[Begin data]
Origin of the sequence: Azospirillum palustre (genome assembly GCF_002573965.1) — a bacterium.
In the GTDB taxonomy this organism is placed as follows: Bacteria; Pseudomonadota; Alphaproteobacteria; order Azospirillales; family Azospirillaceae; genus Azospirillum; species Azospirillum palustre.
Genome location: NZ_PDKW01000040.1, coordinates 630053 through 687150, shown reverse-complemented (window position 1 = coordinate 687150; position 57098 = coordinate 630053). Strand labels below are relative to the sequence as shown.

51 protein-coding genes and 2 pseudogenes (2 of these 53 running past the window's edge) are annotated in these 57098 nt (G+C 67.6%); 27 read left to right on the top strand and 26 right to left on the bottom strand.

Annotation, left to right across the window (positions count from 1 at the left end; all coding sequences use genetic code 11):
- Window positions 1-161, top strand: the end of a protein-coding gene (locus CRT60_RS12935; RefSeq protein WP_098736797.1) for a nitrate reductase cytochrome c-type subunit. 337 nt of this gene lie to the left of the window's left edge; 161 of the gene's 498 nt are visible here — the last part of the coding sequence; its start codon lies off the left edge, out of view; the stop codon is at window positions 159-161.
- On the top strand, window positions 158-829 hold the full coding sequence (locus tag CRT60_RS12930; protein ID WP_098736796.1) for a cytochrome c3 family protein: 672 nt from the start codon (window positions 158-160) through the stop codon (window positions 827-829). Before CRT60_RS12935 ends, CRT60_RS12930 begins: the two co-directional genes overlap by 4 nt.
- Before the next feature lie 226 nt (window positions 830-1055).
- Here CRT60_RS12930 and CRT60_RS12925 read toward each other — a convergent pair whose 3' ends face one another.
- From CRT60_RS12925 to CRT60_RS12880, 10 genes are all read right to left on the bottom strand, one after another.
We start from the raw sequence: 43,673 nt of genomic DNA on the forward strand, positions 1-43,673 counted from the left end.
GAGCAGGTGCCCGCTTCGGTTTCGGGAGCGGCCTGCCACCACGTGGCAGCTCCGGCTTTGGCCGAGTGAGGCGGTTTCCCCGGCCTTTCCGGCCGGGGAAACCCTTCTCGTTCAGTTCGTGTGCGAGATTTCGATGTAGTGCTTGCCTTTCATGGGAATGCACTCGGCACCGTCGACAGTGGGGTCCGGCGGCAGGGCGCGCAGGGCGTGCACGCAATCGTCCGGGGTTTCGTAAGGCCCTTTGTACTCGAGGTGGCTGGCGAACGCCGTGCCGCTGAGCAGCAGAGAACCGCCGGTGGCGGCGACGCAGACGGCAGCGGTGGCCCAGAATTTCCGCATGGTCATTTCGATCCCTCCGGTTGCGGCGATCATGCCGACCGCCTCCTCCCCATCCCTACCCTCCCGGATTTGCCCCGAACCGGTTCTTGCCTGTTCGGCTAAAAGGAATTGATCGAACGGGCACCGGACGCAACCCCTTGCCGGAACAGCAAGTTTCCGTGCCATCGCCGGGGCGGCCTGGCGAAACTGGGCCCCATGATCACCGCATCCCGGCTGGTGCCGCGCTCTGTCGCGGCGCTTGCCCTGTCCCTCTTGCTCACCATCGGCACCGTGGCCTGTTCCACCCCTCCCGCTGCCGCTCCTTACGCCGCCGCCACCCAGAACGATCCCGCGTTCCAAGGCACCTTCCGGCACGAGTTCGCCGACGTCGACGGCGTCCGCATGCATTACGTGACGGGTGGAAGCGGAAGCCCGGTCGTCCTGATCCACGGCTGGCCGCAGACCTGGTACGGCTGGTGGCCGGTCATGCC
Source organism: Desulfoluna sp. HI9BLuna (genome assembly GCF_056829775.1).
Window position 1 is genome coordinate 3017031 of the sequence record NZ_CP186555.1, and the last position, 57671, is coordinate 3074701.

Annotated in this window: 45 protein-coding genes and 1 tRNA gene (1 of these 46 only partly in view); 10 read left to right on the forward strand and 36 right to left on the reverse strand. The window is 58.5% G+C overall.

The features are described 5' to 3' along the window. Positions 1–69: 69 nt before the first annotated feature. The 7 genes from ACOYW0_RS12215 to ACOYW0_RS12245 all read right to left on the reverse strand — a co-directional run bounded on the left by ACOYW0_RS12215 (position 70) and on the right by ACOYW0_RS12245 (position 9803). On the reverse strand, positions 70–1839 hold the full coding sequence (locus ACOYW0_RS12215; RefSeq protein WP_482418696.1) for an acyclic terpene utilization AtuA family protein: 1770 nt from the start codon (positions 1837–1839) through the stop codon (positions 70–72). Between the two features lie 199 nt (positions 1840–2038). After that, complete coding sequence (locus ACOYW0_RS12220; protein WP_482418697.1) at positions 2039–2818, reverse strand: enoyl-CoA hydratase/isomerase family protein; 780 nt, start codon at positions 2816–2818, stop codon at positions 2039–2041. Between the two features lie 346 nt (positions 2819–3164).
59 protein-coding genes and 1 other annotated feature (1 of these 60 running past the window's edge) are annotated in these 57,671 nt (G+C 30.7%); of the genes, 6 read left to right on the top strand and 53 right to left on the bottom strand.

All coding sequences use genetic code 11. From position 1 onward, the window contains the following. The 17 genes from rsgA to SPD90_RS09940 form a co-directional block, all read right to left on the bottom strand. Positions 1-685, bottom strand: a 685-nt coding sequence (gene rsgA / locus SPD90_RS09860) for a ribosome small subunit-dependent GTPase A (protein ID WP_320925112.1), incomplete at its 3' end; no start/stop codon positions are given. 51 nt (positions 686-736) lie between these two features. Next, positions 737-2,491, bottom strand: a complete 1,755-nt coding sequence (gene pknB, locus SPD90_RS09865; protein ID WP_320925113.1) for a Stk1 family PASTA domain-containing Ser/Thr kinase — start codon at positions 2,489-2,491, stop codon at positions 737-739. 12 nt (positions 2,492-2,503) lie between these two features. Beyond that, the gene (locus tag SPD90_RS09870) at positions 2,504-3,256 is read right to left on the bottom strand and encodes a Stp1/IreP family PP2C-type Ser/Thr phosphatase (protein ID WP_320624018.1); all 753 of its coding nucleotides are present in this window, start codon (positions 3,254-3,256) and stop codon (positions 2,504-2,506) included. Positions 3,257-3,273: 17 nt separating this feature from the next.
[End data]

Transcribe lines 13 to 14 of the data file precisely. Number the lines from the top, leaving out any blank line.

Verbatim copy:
Source organism: Desulfoluna sp. HI9BLuna (genome assembly GCF_056829775.1).
Window position 1 is genome coordinate 3017031 of the sequence record NZ_CP186555.1, and the last position, 57671, is coordinate 3074701.